How to live longer: what is longevity and how can you improve it?

Longevity is a growing space, with $2 billion invested in longevity businesses in 2021 alone. The industry’s focus is not only on how long we live for (lifespan) but also how long we live for in good health (healthspan). This is largely influenced by genetic, environmental and lifestyle factors. While our genes and environment are more difficult to control, there are certain lifestyle changes we can make to help safeguard our health and longevity on the path to living for longer.

What is longevity, healthspan and lifespan?

If you live beyond the average life expectancy of around 80 years old in good health, you could be described as having longevity. Longevity is a combination of health and lifespan that has generally been improving over the past few centuries. In the United States for example, average life expectancy has increased dramatically, and a baby born in the US today could expect to see their 77th birthday [1]. The maximum potential lifespan of human beings is not fully known but is estimated to lie somewhere between 120 and 150 years old, although this has not yet been reached [2].

Human beings are relatively long-lived creatures in the natural world. However, our lifespans can seem insignificant compared to other species. The longest living mammal species is thought to be the bow head whale, exceeding 150 years. While the mysterious Greenland shark that lurks in the depths of the cold Atlantic and Arctic oceans is estimated to live for a maximum of 500 years. Some species can effectively live forever, like the Turritopsis dohrnii, otherwise known rather fittingly as the immortal jelly fish, which can return to its polyp stage giving it potentially infinite life. Other animals possess impressive regenerative capabilities, for example scientists have long studied the ability of zebra fish to regenerate their hearts, in the hope that this could inform cardiovascular research.
While human life expectancy has increased, the years we remain in good health has been slower to catch up. Some people still do not reach old age due to age-related diseases, and most people spend their last years in ill health. This imbalance between life expectancy and healthy life expectancy is what the longevity industry strives to address.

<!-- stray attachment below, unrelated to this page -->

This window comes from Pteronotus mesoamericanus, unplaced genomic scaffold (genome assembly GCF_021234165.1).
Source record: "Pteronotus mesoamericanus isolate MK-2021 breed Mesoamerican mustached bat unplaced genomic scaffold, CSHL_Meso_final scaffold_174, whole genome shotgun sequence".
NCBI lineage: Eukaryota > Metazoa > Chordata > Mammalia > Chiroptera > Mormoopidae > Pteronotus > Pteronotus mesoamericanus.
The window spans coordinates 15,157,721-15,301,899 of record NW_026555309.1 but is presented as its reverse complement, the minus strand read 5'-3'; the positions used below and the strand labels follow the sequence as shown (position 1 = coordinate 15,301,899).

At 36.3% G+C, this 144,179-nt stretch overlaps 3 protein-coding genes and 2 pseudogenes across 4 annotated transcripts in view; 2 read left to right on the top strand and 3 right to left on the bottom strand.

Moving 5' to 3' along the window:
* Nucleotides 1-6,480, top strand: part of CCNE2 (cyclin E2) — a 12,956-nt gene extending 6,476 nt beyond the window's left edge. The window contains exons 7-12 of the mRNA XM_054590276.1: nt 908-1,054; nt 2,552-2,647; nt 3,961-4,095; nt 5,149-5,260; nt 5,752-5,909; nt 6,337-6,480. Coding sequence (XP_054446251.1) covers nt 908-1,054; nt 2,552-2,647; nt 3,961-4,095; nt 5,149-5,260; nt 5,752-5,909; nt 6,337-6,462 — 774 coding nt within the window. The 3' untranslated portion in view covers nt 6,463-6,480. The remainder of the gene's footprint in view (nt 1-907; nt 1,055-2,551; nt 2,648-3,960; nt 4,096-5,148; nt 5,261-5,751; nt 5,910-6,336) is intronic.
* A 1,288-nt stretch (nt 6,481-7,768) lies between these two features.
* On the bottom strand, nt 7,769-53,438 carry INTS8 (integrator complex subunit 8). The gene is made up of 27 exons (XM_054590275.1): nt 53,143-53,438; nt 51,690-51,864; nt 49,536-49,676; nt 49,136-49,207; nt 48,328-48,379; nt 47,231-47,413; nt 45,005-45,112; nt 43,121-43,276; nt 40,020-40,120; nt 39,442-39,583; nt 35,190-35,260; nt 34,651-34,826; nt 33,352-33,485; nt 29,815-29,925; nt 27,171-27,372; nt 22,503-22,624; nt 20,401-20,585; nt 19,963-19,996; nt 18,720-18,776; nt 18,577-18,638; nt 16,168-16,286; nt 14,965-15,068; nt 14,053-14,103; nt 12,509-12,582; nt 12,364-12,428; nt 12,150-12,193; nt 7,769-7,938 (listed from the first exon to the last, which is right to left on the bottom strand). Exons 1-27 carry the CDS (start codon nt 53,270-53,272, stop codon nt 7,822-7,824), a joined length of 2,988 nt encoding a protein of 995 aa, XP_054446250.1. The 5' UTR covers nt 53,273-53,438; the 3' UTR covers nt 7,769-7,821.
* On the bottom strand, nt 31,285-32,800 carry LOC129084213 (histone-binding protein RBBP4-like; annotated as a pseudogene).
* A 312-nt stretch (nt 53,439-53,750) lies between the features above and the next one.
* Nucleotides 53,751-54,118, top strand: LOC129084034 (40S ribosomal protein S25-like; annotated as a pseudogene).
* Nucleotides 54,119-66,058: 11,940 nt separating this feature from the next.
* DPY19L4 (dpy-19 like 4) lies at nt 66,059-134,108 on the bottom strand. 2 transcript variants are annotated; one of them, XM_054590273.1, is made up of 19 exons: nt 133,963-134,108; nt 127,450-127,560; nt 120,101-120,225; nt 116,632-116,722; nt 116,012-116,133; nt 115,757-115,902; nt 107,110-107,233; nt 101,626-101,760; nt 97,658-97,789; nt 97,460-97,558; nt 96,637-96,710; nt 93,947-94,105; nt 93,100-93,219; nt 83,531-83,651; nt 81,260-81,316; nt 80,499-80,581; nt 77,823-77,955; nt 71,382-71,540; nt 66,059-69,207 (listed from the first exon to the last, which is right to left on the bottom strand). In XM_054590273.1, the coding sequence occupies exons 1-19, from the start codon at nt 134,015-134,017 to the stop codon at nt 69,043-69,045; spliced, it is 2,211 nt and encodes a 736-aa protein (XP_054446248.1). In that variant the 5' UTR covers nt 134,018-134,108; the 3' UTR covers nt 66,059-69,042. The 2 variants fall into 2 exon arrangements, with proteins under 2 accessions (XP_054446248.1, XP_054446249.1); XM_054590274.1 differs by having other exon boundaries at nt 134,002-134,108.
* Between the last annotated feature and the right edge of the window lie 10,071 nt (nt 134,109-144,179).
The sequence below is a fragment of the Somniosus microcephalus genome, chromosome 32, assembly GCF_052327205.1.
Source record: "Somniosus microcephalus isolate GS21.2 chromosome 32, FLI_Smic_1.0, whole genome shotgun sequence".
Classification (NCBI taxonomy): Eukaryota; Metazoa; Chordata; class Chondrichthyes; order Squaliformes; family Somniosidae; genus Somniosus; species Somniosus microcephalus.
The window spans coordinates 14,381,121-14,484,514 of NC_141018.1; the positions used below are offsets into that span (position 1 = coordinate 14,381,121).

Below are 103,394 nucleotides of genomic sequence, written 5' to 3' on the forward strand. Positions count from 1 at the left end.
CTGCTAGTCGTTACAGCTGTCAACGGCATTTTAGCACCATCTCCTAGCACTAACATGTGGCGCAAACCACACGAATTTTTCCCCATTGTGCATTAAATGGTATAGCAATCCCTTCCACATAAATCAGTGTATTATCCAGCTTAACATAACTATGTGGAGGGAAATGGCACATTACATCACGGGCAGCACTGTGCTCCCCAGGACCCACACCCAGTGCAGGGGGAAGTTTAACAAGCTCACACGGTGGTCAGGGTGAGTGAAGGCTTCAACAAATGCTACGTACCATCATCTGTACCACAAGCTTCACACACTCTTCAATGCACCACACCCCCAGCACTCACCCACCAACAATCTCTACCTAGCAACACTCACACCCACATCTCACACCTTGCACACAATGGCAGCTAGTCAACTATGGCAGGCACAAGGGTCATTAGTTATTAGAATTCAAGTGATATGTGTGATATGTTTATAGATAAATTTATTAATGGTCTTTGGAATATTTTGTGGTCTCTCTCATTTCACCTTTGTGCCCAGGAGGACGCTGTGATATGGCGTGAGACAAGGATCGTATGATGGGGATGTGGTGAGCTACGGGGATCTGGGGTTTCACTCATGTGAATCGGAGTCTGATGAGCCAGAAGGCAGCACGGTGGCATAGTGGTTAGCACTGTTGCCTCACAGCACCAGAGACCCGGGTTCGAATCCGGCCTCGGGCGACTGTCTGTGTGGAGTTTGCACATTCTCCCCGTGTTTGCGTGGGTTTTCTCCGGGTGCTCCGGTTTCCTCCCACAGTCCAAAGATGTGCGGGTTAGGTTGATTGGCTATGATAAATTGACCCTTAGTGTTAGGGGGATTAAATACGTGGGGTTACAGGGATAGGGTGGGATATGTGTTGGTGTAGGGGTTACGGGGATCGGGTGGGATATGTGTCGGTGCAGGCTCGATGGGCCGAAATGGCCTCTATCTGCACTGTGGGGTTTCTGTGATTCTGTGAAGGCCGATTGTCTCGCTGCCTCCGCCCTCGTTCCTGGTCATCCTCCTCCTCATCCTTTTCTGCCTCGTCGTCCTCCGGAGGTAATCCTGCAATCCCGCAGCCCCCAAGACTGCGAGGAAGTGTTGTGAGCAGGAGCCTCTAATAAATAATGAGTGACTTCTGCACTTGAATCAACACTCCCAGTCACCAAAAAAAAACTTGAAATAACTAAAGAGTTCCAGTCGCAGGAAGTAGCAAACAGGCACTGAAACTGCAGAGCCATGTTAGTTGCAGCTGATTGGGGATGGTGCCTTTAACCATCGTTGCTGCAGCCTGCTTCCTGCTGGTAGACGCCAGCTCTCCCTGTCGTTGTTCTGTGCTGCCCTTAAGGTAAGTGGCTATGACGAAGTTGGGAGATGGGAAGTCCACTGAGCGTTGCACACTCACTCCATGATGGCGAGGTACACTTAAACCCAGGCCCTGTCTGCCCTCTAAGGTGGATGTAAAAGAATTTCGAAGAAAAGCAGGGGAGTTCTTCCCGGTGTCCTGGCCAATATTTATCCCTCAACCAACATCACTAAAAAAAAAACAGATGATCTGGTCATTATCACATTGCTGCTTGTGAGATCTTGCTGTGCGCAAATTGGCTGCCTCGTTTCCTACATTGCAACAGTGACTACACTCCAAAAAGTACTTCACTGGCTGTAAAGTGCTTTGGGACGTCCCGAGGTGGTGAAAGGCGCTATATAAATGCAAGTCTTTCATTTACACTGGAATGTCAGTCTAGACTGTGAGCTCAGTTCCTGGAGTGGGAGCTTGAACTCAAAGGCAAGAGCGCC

Aging plays a major part in disease. As we age, our bodies accumulate cellular and molecular damage known as the hallmarks of aging. This produces the physical signs of aging like wrinkles and frailty, as well as increasing our risk of age-related diseases like cancer, cardiovascular disease, neurodegenerative disease and diabetes. While aging itself is a seemingly inevitable process, the health issues that often accompany it do not have to be. To improve longevity, we therefore must first tackle the problems of aging and its detrimental effects on health.

What determines longevity?

Longevity is determined by a complicated interplay of three main factors, namely genetic, environmental and lifestyle. The extent to which each of these factors effect longevity has been debated and is most likely a combination of all three.

  • Genetic: family history can be a major factor in whether an individual will develop disease, with certain common conditions running in families.
  • Environmental: where we live can also influence our health. Higher socioeconomic status is associated with health due to better access to health care, better water quality and clean air to name a few.
  • Lifestyle: Generally, eating a balanced diet, exercising regularly and maintaining a healthy sleep schedule can safeguard longevity. Equally, unhealthy habits like smoking, excessive alcohol consumption, poor diet and limited physical activity all negatively impact longevity.

Genetics vs epigenetics

A major factor influencing our health and longevity is something we’re born with; our genetic makeup. Our DNA contains different nucleotides, known as the building blocks of life, that control how we develop, live and reproduce. The complete set of DNA, the genome, contains thousands of genes that control different phenotypes depending on how they are expressed. Genes can be expressed in almost limitless different combinations. Specific genes have been associated with different diseases, hence why certain conditions can be traced in our family histories, from heart disease to male pattern baldness.

Having a family history of disease can increase the likelihood of individuals developing that disease, and life expectancy can be influenced to some extent by the age at which an individual’s parents died. Genes are thought to influence lifespan by around 25% and become more influential as we get older. Genes may account for around a third of your chances of surviving to 85-years-old, but increase in influence in people who live beyond 95.

Scientist were once unsure whether longer lifespan in certain families was due to genetics or a shared lifestyle. One study compared the survival times of the husbands and brothers of centenarian women and found that the brothers lived longer than the husbands, despite sharing the same environment for most of their lives. This gave early indication of the influence of genetics over environment. However, there is not a single ‘longevity gene’ that controls how long we live for, rather a complex combinations of genes controls our health and lifespan [3]. Genes involved in DNA repair, telomere preservation and regulation of free radicals have been identified as influencing longevity, and when impaired, exacerbate the cellular aging of senescence. This holds future potential of activating or deactivating these genes accordingly.